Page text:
Thornton’s the shock casualty as Michelin star lost

Belfast restaurant scene gets ringing endorsement as Dublin eatery falters

Eamonn O’Reilly (second left), owner of The Greenhouse, and chef Michael Viljanen (third left) celebrate with staff yesterday. Photograph: The Irish Times

Eamonn O’Reilly (second left), owner of The Greenhouse, and chef Michael Viljanen (third left) celebrate with staff yesterday. Photograph: The Irish Times

 

Two decades as a Michelin-starred chef ended with a lunchtime tweet for Kevin Thornton on Wednesday.

Did anyone contact him before the list hit social media with a gap where Thornton’s star once sat? “No. Not a word,” he said.

So what went wrong? Thornton is as mystified by the bombshell as the rest of the restaurant world. “We feel we are on top of our game after 25 years in business. We are thrilled to have been awarded restaurant of the year in Ireland just a few weeks ago so the news about Michelin is quite shocking and bizarre,” he said.

Thornton’s Restaurant’s longevity on the list, five of them as a two-star establishment, might have been a factor, but Michelin never explains.

Thornton’s, which started on the Grand Canal before moving to the Fitzwilliam Hotel, is the second-oldest starred restaurant in Dublin after Restaurant Patrick Guilbaud, which retained its two stars for the 21st year running.

The loss of the star held by Oliver Dunne’s Bon Appetit was the opposite of a shock.

Dunne effectively publicly posted his star back to Michelin headquarters when he turned his Malahide restaurant into a brasserie and tapas bar.

In The Greenhouse in Dublin chef Mickael Viljanen was quietly delighted that his day had finally come in his third year at the helm of the Dawson Street restaurant.

“I’ve seen them [the inspectors] come and go so many times, I just decided to keep at things and what’s meant for you won’t pass you,” he said.

The Finnish chef, who came to The Greenhouse from Gregan’s Castle in Co Clare, paid tribute to staff “and the people who made it possible” .

After just 10 months in business Enda McEvoy’s Loam in Galway was a surprisingly swift star. “I didn’t think we’d get one this year,” said the chef who has now brought two stars to Galway after winning his first at Aniar after 14 months.

“We were working towards it but I suppose my focus has changed from being an employee to being an employer. They heard about their star on their phones in Loam too,” said McEvoy.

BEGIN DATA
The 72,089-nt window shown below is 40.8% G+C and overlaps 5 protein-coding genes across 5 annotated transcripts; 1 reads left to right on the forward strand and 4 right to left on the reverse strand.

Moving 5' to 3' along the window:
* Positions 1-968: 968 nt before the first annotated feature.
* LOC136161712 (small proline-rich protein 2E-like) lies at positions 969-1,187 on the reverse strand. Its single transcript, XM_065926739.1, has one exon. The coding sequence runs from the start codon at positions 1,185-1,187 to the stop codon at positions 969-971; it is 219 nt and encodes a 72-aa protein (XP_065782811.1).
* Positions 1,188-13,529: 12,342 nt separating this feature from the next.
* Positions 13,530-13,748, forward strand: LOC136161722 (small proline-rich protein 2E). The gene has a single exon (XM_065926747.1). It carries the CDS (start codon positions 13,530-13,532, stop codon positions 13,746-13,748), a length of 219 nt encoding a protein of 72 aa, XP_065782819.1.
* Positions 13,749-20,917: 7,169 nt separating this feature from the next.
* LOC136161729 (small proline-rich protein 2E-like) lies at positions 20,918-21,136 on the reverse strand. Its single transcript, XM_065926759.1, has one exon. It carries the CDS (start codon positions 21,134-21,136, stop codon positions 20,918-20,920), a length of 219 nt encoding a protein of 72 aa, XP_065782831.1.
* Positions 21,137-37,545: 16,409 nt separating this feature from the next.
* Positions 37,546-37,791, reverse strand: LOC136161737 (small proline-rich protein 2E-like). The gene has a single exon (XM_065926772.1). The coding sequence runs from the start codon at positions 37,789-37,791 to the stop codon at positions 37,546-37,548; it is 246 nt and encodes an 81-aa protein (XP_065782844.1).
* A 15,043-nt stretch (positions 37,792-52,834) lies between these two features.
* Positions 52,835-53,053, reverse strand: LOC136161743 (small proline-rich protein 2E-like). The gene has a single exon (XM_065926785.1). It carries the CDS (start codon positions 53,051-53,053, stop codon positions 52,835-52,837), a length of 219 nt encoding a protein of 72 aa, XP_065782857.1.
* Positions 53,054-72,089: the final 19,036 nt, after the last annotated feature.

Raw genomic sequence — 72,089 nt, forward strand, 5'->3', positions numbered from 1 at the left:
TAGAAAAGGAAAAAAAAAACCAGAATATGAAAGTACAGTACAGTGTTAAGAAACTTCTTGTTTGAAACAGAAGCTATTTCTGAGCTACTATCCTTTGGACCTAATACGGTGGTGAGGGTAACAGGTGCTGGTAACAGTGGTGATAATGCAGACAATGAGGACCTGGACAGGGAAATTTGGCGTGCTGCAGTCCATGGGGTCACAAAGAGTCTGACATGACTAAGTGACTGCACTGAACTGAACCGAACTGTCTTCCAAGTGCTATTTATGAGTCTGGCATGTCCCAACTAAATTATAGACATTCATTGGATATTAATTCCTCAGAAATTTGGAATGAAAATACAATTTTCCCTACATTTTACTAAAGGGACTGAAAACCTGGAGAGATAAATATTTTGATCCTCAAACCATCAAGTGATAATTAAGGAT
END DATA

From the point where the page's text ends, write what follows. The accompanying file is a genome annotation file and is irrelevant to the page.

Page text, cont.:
“My sous chef Conor Cockram nearly fell into the bin and started jumping round the place. We went for a cup of coffee to celebrate.”

Michelin gave the burgeoning Belfast restaurant scene a ringing endorsement with two stars for the city that has been starless for five years since Michael Deane lost his at Deanes.

Stephen Toman was plating lunch in Ox Restaurant when his business partner Alain Kerloc’h came up and hugged him. “He just said ‘we got it’ and I didn’t believe him. I wanted to check it for myself and then when I saw it my shoulders just went down with relief,” said Toman.

Ox is joined in the elite ranks by Michael Deane’s Eipic, where Danni Barry becomes Ireland’s youngest Michelin-starred chef and the first Irish woman in 35 years since Myrtle Allen had one for The Yeats Room in Ballymaloe House.

“It’s been no secret that Michael gave me the opportunity and that’s what he wanted. But to have gotten it so quickly has been a surprise,” the 30-year-old said. “We always thought we were working towards it.”

Her decision to come home from England to work in Deane’s new fine-dining restaurant on Howard Street in Belfast was influenced by the city’s exciting food scene.

“With restaurants like Ox opening I definitely wanted to be a part of it.”

Toman said the two stars for Belfast meant that young chefs who want Michelin on their CV will stay. “It’ll keep a lot of food talent in this city so it’s fantastic.”

Catherine Cleary will interview Kevin Thornton on Friday at 6.10pm for The Irish Times’ Downstairs Dublin as part of Culture Night in the basement of 45 Merrion Square

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